In an effort to better understand the mechanisms and effects of traumatic brain injury (TBI) in military service members, the United States Department of Defense recently established the world’s first brain tissue repository. Military medical negligence attorneys with Jacksonville’s Spohrer & Dodd say the move is long overdue.
Statistics show that between 10 percent and 20 percent of all Iraq war veterans suffer at least a mild level of TBI. That percentage figure represents 150,000 to 400,000 servicemen and service women. For veterans with confirmed injuries to other parts of the body, the TBI rate rises to 33 percent. But studies also show that only a small percent of those affected are ever diagnosed.
Two reasons for that disparity in occurrence and diagnosis is that TBIs most commonly are closed head injuries, which can be very difficult to identify visually; and that TBI shares symptoms also strongly associated with Post Traumatic Stress Disorder (PTSD), including depression, mood swings, irritability, memory dysfunction and concentration limitations. As a result, TBI often is misdiagnosed as a different condition or missed altogether.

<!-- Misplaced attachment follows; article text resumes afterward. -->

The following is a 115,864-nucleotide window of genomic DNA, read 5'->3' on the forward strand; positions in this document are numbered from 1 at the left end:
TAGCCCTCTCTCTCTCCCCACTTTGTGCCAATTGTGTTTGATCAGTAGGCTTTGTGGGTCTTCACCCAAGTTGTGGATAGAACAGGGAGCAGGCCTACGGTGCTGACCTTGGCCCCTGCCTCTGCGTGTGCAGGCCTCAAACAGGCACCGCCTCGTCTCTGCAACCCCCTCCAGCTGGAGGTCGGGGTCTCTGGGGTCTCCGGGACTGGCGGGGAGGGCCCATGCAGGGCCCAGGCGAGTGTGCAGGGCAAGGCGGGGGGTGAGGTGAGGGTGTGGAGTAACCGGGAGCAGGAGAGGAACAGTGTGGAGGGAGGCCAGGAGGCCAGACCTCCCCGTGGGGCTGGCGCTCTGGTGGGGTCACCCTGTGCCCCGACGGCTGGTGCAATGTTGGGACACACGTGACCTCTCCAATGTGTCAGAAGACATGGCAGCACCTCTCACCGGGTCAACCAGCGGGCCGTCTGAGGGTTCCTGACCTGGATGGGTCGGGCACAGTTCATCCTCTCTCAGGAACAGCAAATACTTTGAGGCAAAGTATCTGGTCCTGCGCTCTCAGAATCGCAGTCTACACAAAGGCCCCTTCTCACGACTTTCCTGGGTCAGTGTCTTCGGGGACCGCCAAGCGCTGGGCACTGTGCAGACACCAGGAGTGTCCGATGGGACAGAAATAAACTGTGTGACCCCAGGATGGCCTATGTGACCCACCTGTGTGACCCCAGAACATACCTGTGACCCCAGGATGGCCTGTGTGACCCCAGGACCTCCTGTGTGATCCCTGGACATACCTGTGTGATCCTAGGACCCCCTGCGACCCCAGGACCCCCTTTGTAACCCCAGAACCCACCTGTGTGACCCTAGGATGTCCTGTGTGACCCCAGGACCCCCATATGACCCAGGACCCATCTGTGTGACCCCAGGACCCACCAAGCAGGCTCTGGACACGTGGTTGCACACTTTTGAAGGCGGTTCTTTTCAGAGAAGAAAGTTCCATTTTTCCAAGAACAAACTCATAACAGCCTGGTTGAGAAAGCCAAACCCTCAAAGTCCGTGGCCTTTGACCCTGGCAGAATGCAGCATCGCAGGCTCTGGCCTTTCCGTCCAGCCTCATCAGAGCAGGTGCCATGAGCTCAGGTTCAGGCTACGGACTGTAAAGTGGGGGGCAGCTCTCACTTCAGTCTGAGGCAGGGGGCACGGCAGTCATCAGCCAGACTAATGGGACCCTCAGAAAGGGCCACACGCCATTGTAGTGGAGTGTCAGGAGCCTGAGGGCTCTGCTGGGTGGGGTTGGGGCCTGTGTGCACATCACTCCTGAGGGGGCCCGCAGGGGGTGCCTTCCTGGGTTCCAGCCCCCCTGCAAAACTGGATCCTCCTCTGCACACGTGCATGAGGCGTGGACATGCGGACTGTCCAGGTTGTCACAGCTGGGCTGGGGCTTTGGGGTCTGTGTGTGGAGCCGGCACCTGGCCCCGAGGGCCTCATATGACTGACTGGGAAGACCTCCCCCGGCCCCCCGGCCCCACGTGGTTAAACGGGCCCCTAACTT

That’s particularly troubling when you consider the potential long-term effects of untreated TBI. These may include depression; dizziness or lightheadedness; clumsiness; forgetfulness; chronic fatigue; chronic headaches; loss of vision or hearing; stuttering or loss of speech; inability to read or write; and depression.
Formally known as the Center for Neuroscience and Regenerative Medicine Brain Tissue Repository for Traumatic Brain Injury, the DOD’s tissue bank may help change that.
“We have been at war for more than a decade, and our men and women have sacrificed,” said Dr. Jonathan Woodson, assistant secretary of defense for health affairs. “The military health care system is bringing all the resources it can to better understand how to prevent, diagnose and treat traumatic brain injuries and to ensure that service members have productive and long, quality lives. Our research efforts and treatment protocols are all geared toward improving care for these victims, and that will have benefits to the American public at large.”
The DOD’s tissue bank is housed at the Uniformed Services University of the Health Sciences in Bethesda, Maryland and funded with a multiyear grant from the U.S. Army Medical Research and Materiel Command to advance the understanding and treatment of TBI in service members. The move shows that America’s powers-that-be finally are acknowledging the need for more specialized attention to TBI and related injuries.